Album Review: Jessica Hernandez & The Deltas – “Telephone”
June 23, 2017Pola Bunster
The universal language of music is becoming increasingly more empowering as the expressive art enters into an even more open-armed and accepting place for connection than ever before. Female musicians are having their (much-needed) time in the sun these days, taking over the world with their formations and their hellos. It becomes more and more inspiring to see genres that were otherwise male dominated (let’s be real, so is the whole industry) now have strong females leading the charge. And at the helm? Jessica Hernandez & The Deltas.
Riding the wave of their first and wildly successful album, Secret Evil, It’s been three years since our ears have heard a full release from the Detroit band. We caught their live set at Gramps one night on a live music binge and were instantly floored by Hernandez’s raw energy and the band’s impeccable timing. Even more surprising still is their ability to translate that same fire onto a recorded product and their newest album Telephone is no exception.
Released today, Telephone is a deep step into a more rock-fueled sound and a shift from the soulful identity listeners might have grown accustomed too. But have no fear, it still is entirely identifiable as their own. The album starts hard, passionate, and full of punk rock-bred abandon–nothing new for the six piece outfit here. Right off the bat, their evolved sound is reminiscent of acts like The Black Keys and The Runaways, with a lot of Alabama Shakes Brittany Howard’s sharp vibrato and nerve.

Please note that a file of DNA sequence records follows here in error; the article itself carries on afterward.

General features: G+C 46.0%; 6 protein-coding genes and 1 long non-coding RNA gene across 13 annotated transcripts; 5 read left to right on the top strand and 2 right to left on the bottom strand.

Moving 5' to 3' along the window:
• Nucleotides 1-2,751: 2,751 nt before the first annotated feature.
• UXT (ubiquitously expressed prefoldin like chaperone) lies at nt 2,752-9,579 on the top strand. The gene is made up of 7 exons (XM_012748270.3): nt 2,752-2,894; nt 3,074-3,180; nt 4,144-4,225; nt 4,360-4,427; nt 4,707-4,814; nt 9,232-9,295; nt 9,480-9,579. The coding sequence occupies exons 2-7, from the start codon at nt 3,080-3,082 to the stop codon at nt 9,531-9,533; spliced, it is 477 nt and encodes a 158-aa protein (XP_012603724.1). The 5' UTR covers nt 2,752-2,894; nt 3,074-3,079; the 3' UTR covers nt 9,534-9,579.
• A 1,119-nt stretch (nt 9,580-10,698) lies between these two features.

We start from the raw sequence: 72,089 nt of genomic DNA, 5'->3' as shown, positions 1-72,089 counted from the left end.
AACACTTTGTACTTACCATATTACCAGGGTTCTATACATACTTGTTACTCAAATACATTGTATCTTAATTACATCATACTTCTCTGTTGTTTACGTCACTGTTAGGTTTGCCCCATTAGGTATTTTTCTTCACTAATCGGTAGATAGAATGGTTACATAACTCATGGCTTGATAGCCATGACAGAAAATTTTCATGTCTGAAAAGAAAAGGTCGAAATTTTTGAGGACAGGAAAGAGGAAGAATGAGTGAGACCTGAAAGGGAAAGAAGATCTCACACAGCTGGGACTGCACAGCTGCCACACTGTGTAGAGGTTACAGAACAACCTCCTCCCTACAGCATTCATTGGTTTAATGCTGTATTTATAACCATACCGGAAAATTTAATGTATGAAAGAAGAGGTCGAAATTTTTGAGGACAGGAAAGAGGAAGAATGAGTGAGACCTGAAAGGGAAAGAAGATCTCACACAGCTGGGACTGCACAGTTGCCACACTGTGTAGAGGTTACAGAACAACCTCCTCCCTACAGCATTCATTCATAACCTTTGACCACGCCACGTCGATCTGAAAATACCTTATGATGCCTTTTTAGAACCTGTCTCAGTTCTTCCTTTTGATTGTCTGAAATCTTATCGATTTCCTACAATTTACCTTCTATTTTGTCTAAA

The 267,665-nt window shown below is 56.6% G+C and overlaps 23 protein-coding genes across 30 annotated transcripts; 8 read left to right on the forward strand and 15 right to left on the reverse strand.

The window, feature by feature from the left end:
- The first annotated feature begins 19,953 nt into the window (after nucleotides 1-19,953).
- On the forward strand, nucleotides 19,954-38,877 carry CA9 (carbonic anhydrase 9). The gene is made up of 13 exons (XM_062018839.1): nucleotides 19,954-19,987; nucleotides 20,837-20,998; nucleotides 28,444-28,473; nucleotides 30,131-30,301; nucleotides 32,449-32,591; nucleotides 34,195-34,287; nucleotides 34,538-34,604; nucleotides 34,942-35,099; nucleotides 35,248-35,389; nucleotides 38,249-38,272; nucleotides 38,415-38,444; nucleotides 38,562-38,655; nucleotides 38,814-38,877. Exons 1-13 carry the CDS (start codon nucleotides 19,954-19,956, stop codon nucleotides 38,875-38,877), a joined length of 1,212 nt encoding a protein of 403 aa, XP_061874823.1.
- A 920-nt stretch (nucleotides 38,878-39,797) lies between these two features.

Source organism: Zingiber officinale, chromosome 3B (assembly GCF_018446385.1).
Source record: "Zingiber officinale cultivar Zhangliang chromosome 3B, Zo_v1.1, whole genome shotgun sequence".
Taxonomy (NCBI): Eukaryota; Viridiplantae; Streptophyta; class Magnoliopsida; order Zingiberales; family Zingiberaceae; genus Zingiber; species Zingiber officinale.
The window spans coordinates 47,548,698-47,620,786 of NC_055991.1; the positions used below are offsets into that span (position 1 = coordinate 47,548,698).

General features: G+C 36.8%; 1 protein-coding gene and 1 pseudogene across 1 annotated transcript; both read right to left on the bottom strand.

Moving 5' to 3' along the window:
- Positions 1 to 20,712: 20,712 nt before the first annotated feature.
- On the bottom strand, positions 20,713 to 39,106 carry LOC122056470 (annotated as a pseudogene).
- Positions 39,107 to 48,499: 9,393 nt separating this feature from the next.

“Telephone,” the album’s title track, brings things back down to a groove with the same overarching bubbling intensity that encapsulates the entire album. It then transitions to “Hummingbird” where Jessica’s voice rings clear and powerfully with a little bit of The Beatles’ “Being for the Benefit of Mr. Kite!” complete with a circus-like beat and cacophonous horns. The album’s transitions are as juxtaposed as the songs the emotions are built on, going from a sweet side like “Break Your Heart” to a Bomba Estereo-esque funk in “Bad at Loving You.”
In case you couldn’t tell already, Jessica Hernandez herself is a Miami-bred talent, her roots manifesting into a second version of the album recorded entirely in Spanish and also released on the same day as its English counterpart. That same respect for roots and creativity is what makes us think of M.I.A or Stantogold on “Oh No” and other female-led acts like The Ting Tings on “Apologies.”
As the album winds to a close, your ears and soul travel through a kaleidoscope of nostalgic emotions like childish abandon and the intense feeling of self-love that can only be experienced after a heartbreak. “Hot to Trot” is a perfect example of this, taking prisoners as it bull-dozes through a perfectly fun record–easily the most badass track in the bunch. “Fire and Ice” is Jessica Hernandez & The Deltas’ fierce goodbye, oozing will cool and burning with intensity. A perfect end to a powerfully upbeat and raucous sophomore album.
Listen to the whole thing here: